Surfer bitten by shark: 'It just came out of nowhere'
The man was helped to shore by other surfers, who used a surf board leash as a tourniquet
By Jennifer Sinco Kelleher
HONOLULU — A surfer says he's grateful to be recovering in a Maui hospital after a shark bit him — even though the attack forced him and his wife to postpone their honeymoon.
Federico Jaime was surfing Friday at a beach about two blocks from his Paia home when he felt a shark chomp down on his left arm, he recalled Monday from his room at Maui Memorial Medical Center.
"It just came out of nowhere," he said. "I saw the shark right in my face. It grabbed my arm— my left arm. It was really violent."
He knew he had been bitten. "I could see my arm was pretty much destroyed," Jaime said. "I hit it with my hands and my legs. I don't know what I did."
Then, he said, he felt something pull on his left leg. At the time, he didn't realize the shark had bit him a second time.
Jaime, who was supposed to leave for a Tahiti honeymoon on Saturday, started screaming. Nearby surfers helped get him to shore. One of them used a surfboard leash as a tourniquet.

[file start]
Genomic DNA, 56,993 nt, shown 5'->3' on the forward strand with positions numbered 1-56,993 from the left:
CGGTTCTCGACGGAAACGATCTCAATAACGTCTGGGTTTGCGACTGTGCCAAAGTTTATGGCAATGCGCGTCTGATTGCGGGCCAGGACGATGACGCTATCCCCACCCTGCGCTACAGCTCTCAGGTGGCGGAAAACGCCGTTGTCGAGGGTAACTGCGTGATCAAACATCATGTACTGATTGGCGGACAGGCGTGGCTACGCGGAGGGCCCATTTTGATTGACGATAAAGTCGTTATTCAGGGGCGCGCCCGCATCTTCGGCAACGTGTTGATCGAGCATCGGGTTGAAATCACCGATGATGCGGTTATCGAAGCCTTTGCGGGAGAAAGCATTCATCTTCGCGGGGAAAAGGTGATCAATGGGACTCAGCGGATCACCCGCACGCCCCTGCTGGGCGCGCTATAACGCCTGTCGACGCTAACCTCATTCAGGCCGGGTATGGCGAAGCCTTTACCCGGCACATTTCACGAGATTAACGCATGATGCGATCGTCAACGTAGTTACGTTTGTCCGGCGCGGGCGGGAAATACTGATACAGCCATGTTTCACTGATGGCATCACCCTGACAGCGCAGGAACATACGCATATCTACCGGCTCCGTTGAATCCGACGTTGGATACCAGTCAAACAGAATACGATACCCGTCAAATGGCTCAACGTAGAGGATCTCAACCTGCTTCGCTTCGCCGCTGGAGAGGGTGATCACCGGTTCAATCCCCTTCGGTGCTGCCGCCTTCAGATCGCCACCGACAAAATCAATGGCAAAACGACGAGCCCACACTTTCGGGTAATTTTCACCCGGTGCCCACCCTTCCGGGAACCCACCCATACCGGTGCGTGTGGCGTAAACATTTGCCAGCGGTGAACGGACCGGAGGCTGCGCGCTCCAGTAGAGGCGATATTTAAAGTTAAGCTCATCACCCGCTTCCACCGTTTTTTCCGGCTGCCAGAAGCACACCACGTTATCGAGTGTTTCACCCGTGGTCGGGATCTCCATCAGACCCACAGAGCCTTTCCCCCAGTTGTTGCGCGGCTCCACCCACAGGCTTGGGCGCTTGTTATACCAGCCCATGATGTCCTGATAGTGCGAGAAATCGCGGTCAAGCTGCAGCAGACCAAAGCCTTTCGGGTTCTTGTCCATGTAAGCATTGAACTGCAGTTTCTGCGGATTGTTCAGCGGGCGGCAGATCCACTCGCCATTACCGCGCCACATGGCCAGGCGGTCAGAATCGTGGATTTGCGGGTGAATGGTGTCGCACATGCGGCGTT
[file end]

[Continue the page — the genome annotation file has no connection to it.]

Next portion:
Professional surfer Matt Meola was on the beach when he saw the surfers suddenly paddle toward Jaime, who he recognized as a regular at Hookipa Beach Park.
"I just ran down with my phone. I saw that he was probably going to survive," Meola said. "I probably wouldn't have filmed if he was dying. But I thought he was going to be OK so I started filming."
Meola said he continued filming as Jaime calmly rinsed in a shower before paramedics arrived "freakishly fast" and whisked him into an ambulance.
"He was pretty excited to see the footage I got," Meola said.
Jaime said with a laugh that he watched it "a thousand times." It's surreal to watch, he said: "I'm really lucky. I'm super positive."
The 5-foot reef shark bit Jaime when he was about 50 yards from shore at a surf spot known as "H-Poko," according to the Maui Fire Department.
Jaime said he knows that October accounts for the greatest number of Hawaii shark bites. University of Hawaii researchers say this may be because female tiger sharks migrate south from the Northwestern Hawaiian Islands to give birth. An influx of hungry pupping sharks may boost the likelihood of a bad encounter with a human.
The attack won't diminish his passion for surfing, said Jaime, 36, who moved to Maui from Argentina about six years ago.
After three-hours of surgery on Friday, Jaime can move all his fingers and can feel his forearm muscle working. But he'll need another surgery on Wednesday to repair a tendon, he said.
He and his wife — married for about a year — will go on their honeymoon when he's feeling better.